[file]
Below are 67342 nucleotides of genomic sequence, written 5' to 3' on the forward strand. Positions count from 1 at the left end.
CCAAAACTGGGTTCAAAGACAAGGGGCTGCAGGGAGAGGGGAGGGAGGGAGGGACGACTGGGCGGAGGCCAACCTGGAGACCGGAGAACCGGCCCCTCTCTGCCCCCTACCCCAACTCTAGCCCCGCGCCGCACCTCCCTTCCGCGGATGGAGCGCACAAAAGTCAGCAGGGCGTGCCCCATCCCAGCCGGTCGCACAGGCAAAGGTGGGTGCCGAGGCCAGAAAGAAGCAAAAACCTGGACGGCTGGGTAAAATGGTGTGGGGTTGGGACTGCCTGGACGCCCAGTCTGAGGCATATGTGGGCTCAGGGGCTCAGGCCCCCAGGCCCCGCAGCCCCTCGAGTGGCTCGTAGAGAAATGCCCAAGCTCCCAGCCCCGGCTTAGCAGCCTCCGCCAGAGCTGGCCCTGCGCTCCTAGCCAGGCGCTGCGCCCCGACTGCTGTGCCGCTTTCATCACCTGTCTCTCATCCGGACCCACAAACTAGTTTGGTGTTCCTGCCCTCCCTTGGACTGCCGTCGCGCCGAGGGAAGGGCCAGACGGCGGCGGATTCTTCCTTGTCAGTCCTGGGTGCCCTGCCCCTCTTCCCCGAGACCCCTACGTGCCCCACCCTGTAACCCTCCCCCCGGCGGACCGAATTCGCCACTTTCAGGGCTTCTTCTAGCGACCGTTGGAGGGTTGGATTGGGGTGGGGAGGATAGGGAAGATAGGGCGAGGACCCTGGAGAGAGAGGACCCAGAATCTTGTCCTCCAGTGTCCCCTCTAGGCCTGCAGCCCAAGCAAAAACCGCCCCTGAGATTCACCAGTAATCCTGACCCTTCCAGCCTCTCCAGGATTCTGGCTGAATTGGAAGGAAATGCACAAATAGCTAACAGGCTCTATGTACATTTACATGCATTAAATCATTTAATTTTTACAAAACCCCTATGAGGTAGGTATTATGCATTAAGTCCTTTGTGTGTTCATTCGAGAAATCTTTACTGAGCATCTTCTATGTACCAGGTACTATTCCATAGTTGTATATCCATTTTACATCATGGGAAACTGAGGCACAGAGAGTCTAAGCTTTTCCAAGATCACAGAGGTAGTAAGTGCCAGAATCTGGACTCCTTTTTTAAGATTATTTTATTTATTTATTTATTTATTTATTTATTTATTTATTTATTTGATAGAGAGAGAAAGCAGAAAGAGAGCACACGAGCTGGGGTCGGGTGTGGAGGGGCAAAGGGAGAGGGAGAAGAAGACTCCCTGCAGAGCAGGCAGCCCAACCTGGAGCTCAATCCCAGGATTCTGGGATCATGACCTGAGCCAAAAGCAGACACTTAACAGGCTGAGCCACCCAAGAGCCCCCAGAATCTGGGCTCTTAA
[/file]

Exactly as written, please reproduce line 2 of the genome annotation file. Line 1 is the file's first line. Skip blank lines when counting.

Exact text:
CCAAAACTGGGTTCAAAGACAAGGGGCTGCAGGGAGAGGGGAGGGAGGGAGGGACGACTGGGCGGAGGCCAACCTGGAGACCGGAGAACCGGCCCCTCTCTGCCCCCTACCCCAACTCTAGCCCCGCGCCGCACCTCCCTTCCGCGGATGGAGCGCACAAAAGTCAGCAGGGCGTGCCCCATCCCAGCCGGTCGCACAGGCAAAGGTGGGTGCCGAGGCCAGAAAGAAGCAAAAACCTGGACGGCTGGGTAAAATGGTGTGGGGTTGGGACTGCCTGGACGCCCAGTCTGAGGCATATGTGGGCTCAGGGGCTCAGGCCCCCAGGCCCCGCAGCCCCTCGAGTGGCTCGTAGAGAAATGCCCAAGCTCCCAGCCCCGGCTTAGCAGCCTCCGCCAGAGCTGGCCCTGCGCTCCTAGCCAGGCGCTGCGCCCCGACTGCTGTGCCGCTTTCATCACCTGTCTCTCATCCGGACCCACAAACTAGTTTGGTGTTCCTGCCCTCCCTTGGACTGCCGTCGCGCCGAGGGAAGGGCCAGACGGCGGCGGATTCTTCCTTGTCAGTCCTGGGTGCCCTGCCCCTCTTCCCCGAGACCCCTACGTGCCCCACCCTGTAACCCTCCCCCCGGCGGACCGAATTCGCCACTTTCAGGGCTTCTTCTAGCGACCGTTGGAGGGTTGGATTGGGGTGGGGAGGATAGGGAAGATAGGGCGAGGACCCTGGAGAGAGAGGACCCAGAATCTTGTCCTCCAGTGTCCCCTCTAGGCCTGCAGCCCAAGCAAAAACCGCCCCTGAGATTCACCAGTAATCCTGACCCTTCCAGCCTCTCCAGGATTCTGGCTGAATTGGAAGGAAATGCACAAATAGCTAACAGGCTCTATGTACATTTACATGCATTAAATCATTTAATTTTTACAAAACCCCTATGAGGTAGGTATTATGCATTAAGTCCTTTGTGTGTTCATTCGAGAAATCTTTACTGAGCATCTTCTATGTACCAGGTACTATTCCATAGTTGTATATCCATTTTACATCATGGGAAACTGAGGCACAGAGAGTCTAAGCTTTTCCAAGATCACAGAGGTAGTAAGTGCCAGAATCTGGACTCCTTTTTTAAGATTATTTTATTTATTTATTTATTTATTTATTTATTTATTTATTTATTTGATAGAGAGAGAAAGCAGAAAGAGAGCACACGAGCTGGGGTCGGGTGTGGAGGGGCAAAGGGAGAGGGAGAAGAAGACTCCCTGCAGAGCAGGCAGCCCAACCTGGAGCTCAATCCCAGGATTCTGGGATCATGACCTGAGCCAAAAGCAGACACTTAACAGGCTGAGCCACCCAAGAGCCCCCAGAATCTGGGCTCTTAA